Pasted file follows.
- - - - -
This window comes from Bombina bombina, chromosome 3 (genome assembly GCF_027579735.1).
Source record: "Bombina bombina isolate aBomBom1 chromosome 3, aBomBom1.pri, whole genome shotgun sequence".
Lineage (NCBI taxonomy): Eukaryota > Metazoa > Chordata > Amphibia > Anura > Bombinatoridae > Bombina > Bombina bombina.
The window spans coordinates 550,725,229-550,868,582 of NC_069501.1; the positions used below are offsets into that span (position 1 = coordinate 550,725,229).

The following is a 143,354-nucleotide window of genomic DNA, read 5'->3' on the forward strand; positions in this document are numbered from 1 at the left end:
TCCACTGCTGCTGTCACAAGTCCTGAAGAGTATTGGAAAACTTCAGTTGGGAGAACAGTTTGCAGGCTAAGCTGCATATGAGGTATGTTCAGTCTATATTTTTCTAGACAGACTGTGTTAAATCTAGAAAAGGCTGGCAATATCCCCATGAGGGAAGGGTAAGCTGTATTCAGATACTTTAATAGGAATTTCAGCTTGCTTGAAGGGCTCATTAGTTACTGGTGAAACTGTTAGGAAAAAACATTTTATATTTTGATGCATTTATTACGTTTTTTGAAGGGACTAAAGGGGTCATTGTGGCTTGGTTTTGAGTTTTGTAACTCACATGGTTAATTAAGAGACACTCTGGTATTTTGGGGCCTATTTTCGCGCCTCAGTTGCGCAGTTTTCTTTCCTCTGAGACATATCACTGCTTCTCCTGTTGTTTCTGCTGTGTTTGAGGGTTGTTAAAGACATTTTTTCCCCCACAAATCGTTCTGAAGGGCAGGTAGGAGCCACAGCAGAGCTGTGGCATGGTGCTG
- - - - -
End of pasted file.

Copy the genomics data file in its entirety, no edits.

This window comes from Bombina bombina, chromosome 3 (genome assembly GCF_027579735.1).
Source record: "Bombina bombina isolate aBomBom1 chromosome 3, aBomBom1.pri, whole genome shotgun sequence".
Lineage (NCBI taxonomy): Eukaryota > Metazoa > Chordata > Amphibia > Anura > Bombinatoridae > Bombina > Bombina bombina.
The window spans coordinates 550,725,229-550,868,582 of NC_069501.1; the positions used below are offsets into that span (position 1 = coordinate 550,725,229).

The following is a 143,354-nucleotide window of genomic DNA, read 5'->3' on the forward strand; positions in this document are numbered from 1 at the left end:
TCCACTGCTGCTGTCACAAGTCCTGAAGAGTATTGGAAAACTTCAGTTGGGAGAACAGTTTGCAGGCTAAGCTGCATATGAGGTATGTTCAGTCTATATTTTTCTAGACAGACTGTGTTAAATCTAGAAAAGGCTGGCAATATCCCCATGAGGGAAGGGTAAGCTGTATTCAGATACTTTAATAGGAATTTCAGCTTGCTTGAAGGGCTCATTAGTTACTGGTGAAACTGTTAGGAAAAAACATTTTATATTTTGATGCATTTATTACGTTTTTTGAAGGGACTAAAGGGGTCATTGTGGCTTGGTTTTGAGTTTTGTAACTCACATGGTTAATTAAGAGACACTCTGGTATTTTGGGGCCTATTTTCGCGCCTCAGTTGCGCAGTTTTCTTTCCTCTGAGACATATCACTGCTTCTCCTGTTGTTTCTGCTGTGTTTGAGGGTTGTTAAAGACATTTTTTCCCCCACAAATCGTTCTGAAGGGCAGGTAGGAGCCACAGCAGAGCTGTGGCATGGTGCTG